BEHIND THE BOOK – Fiction in the 1930’...

There are several different ways an author can approach writing a story set in another time period. They can do a lot of research on the time in order to get the historical details accurate. That’s an important part of the process because the same type of reader attracted to historical fiction will most likely know quite a bit about the era in which your story is set and won’t be shy about pointing out inaccuracies in their reviews.  But data on details and events can only get a writer so far. After all, you’re writing a novel, not a history book. It’s up to the writer to do more than just the details right. Tone is equally important, as is...

INTERVIEW WITH REX WEINER

The Misadventures of Rex Weiner It’s been a long, strange trip for Ford Fairlane. Rex Weiner’s rock n’ roll detective emerged from the late 70s underground music scene and was originally serialized in the New York Rocker and LA Weekly. The cultural relevance and up tempo hardboiled writing inevitably caught the eye of Hollywood, setting Weiner and his creation on a decade-long quest for the silver screen.  The result was “The Adventures of Ford Fairlane” starring Andrew Dice Clay, released by 20th Century Fox in 1990. A commercial flop at the time, the movie has since become a cult classic. So it’s totally understandable if that’s all you...

BEHIND THE BOOK :Writing That Second Novel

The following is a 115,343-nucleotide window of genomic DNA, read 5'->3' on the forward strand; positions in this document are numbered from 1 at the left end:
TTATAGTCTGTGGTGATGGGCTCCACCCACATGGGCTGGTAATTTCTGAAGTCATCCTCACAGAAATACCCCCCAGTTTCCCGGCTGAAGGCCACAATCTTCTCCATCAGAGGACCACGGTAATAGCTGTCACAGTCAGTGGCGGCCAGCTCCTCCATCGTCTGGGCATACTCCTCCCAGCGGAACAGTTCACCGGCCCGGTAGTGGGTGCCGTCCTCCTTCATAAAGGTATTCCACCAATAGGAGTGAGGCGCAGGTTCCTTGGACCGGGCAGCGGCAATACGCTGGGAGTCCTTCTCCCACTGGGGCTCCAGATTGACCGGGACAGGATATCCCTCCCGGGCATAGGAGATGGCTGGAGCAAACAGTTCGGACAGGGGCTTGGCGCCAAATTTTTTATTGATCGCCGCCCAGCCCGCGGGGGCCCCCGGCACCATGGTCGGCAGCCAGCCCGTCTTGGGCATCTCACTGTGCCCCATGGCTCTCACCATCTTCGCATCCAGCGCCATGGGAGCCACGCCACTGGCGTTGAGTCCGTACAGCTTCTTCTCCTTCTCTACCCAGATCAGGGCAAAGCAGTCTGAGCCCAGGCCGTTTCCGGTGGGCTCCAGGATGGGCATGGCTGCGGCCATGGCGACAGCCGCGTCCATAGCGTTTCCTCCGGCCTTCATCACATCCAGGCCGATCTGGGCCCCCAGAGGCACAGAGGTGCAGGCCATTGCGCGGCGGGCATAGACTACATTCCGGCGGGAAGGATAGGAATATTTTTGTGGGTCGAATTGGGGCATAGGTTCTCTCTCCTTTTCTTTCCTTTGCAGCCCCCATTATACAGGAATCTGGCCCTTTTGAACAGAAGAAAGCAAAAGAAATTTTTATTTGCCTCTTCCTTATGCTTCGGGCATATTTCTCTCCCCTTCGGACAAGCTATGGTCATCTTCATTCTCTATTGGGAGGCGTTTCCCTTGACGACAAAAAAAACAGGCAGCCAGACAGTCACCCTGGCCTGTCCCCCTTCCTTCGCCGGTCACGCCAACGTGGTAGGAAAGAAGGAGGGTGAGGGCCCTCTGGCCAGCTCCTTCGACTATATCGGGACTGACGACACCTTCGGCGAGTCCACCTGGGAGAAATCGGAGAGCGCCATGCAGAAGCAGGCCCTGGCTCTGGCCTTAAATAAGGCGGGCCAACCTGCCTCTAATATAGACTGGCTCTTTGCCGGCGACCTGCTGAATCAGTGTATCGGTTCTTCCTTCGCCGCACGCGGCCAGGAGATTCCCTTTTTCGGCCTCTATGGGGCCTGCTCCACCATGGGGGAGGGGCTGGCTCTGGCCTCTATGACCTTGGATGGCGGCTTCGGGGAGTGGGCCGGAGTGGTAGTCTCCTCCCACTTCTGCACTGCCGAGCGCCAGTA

A Dialogue Between Annie Hogsett and Thomas Kies 1) What was the single biggest roadblock you discovered in writing your debut novel that affected the way you approached your second book? Tom: When I wrote RANDOM ROAD, I didn’t envision that it would be a series. My first book has a very neat ending. Everything is tied up at the end. Everyone, with one notable exception, lives happily ever after. In writing DARKNESS LANE, I had to quickly deconstruct all of that and recreate the flaws that made Geneva Chase interesting in the first place. Annie: I know this may sound like a flippant answer, but I’m serious: Looking for a publisher. As...

SHORT FICTION: SPINE (Inspired by an Actual One-ti...

“Mr. Hammett, Mr. Chandler, the lens is up here, please.” I swear, photographing a bunch of mystery writers is as tough as bridal parties, only without the kids sticking out tongues or scratching their business. I gave a three count so nobody would get caught blinking and pressed the shutter. They all gave me eyes except those two. Dashiell Hammett was staring three guys over at Raymond Chandler, who had his attention downward like he was wondering if he left the gas on. And what was with Hammett? Was he shooting daggers at Chandler or just feeling his scotch? Not that I’d been counting. I stopped at his third. I dated my exposed plate with...

Writing Our Way To Where We Belong

“Do you know what people really want? Everyone, I mean. Everybody in the world is thinking: I wish there was just one other person I could really talk to, who could really understand me, who’d be kind to me. That’s what people really want, if they’re telling the truth.” – Doris Lessing, The Golden Notebook When my brother-in-law was young, his dad went through a period of frustration over a household item that was routinely misplaced. They had an old hamper for their laundry to go in and it had a removable lid. Mr. Edwards would come home from work to find that the hamper’s lid had been left lying on the floor. This...